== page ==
Wednesday cyber surfing: Largent’s lack of a Super Bowl

Good morning. Here’s what’s “out there” about the Seahawks for today, Feb. 1: has compiled its list of the best players who never appeared in a Super Bowl, and you-know-who is on it: “(Steve) Largent helped turn the expansion Seahawks into a contender in a short period of time, but the Hall of Fame receiver only got as far in the playoffs as the 1983 AFC Championship Game.”

As a companion piece, NFL Films also has a list of the Top 10 players who never appeared in a Super Bowl and Largent checks in at No. 3. You can check out the video here.

The QB who threw a lot of passes to Largent – Jim Zorn – won’t be interviewing for a job with the Bears. Sean Jensen of the Sun Times says the Chiefs denied the Bears permission to talk to Zorn: “Zorn joined the Chiefs last offseason. Although head coach Todd Haley was fired, the Chiefs apparently like Zorn enough that they don’t want him to leave.”

Alex Marvez at has the word on Greg Knapp, the Seahawks’ offensive coordinator in 2009, taking the same position with the Raiders: “Knapp spent last season as Houston’s quarterbacks coach. He previously served as Oakland’s offensive coordinator in 2007 and 2008 and held the same position with San Francisco (2001 to 2003), Atlanta (2004 to 2006) and Seattle.”

Former Seahawks linebacker Keith Butler has opted not to interview with the Colts to become their defensive coordinator and remain with the Steelers. Gerry Dulac of the Post-Gazette has the details: “Butler was scheduled to interview with new Colts Coach Chuck Pagano on Tuesday in Indianapolis, but he changed his mind after meeting today with team president Art Rooney II and Coach Mike Tomlin. Butler was told after the 2009 season he will be the team’s defensive coordinator when Dick LeBeau retires – a handshake agreement that was made when he turned down the Miami Dolphins offer to become their defensive coordinator.”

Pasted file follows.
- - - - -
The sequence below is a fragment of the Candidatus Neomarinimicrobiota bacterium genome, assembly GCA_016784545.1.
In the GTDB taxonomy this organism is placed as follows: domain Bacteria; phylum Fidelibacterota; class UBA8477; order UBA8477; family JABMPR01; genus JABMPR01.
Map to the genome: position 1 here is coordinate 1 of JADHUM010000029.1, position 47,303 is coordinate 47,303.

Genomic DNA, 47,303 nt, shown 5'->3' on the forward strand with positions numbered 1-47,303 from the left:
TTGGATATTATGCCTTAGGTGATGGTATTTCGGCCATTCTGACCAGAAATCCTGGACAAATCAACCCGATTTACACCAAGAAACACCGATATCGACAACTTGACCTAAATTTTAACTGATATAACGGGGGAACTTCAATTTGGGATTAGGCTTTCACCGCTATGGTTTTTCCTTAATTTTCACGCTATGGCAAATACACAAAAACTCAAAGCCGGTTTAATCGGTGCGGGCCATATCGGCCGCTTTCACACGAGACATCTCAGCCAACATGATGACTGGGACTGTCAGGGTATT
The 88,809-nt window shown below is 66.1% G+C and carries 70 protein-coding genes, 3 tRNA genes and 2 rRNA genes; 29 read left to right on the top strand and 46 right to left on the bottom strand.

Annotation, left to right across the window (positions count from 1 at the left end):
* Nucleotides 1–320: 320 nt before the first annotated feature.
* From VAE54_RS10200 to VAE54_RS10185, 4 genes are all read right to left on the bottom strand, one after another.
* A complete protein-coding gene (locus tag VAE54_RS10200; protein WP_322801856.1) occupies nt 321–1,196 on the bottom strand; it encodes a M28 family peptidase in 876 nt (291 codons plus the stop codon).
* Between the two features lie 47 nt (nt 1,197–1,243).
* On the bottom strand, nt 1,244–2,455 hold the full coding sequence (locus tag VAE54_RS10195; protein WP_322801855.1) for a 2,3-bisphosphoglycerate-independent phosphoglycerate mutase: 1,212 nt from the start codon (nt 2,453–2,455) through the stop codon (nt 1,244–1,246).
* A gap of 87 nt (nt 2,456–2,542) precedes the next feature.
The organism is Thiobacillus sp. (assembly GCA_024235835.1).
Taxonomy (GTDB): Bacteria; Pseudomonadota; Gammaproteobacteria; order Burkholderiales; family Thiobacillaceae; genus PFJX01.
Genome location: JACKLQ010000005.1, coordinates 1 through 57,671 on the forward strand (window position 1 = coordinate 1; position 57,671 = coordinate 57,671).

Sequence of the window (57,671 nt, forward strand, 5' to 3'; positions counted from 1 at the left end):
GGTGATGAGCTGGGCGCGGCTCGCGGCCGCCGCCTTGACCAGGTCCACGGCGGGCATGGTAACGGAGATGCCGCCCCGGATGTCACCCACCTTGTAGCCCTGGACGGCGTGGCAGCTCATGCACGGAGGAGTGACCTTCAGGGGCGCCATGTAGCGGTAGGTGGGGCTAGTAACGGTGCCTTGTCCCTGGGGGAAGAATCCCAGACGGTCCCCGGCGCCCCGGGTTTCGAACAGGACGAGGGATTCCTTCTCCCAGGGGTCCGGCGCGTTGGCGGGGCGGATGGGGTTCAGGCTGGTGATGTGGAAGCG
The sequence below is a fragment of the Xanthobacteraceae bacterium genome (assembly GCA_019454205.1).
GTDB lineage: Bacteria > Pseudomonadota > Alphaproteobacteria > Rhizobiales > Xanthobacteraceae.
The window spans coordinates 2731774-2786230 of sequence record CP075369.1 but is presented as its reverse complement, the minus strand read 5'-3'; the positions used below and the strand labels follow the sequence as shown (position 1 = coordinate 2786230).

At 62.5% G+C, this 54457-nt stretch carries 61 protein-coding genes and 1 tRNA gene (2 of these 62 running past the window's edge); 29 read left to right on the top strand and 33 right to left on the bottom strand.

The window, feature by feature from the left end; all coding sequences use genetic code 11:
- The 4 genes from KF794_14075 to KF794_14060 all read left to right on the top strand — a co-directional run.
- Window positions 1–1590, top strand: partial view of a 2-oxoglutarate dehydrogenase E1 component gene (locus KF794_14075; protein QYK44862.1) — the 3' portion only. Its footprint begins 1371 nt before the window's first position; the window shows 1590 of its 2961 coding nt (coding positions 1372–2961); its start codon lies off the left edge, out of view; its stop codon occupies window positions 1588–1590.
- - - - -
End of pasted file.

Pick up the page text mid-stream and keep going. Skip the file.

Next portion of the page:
The Pro Football Hall of Fame Class of 2012 will be selected Saturday and’s Jim Trotter, a member of the selection committee, looks at former 49ers owner and finalist Eddie DeBartolo: “What could make Saturday’s session more interesting than previous years is that for the first time in at least two decades there are no shoo-in, first-year candidates. That means deserving finalists previously caught in a numbers logjam will have a better shot at breaking through. And yet the thing that could really make this year noteworthy is the candidacy of former San Francisco 49ers patriarch Eddie DeBartolo Jr., who is seeking to be the first modern-era owner inducted at Canton. The 12 owners currently in the Hall of Fame purchased their teams before the AFL-NFL merger in 1970, and their candidacies revolved around their contributions to the health and growth of the league in its formative years. DeBartolo oversaw one of sport’s great dynasties as owner of the 49ers from 1977 to 2000. His nomination is important because it could provide insight as to how modern owners will be judged in the future.”

Tuesday was Media Day in Indianapolis, the event during the Super Bowl week where anything can – and usually does – happen. Don Banks at has the details: “At least five times I must have chosen the same player podium to be at – unfortunately – as that Nickelodeon guy who always shows up on Super Bowl media day and calls himself “Pick Boy.” He’s dressed in a knockoff version of the “Robin” cape, mask and tights of “Batman and Robin” fame, and let’s just say hilarity doesn’t often ensue following his zany questions put to players.”

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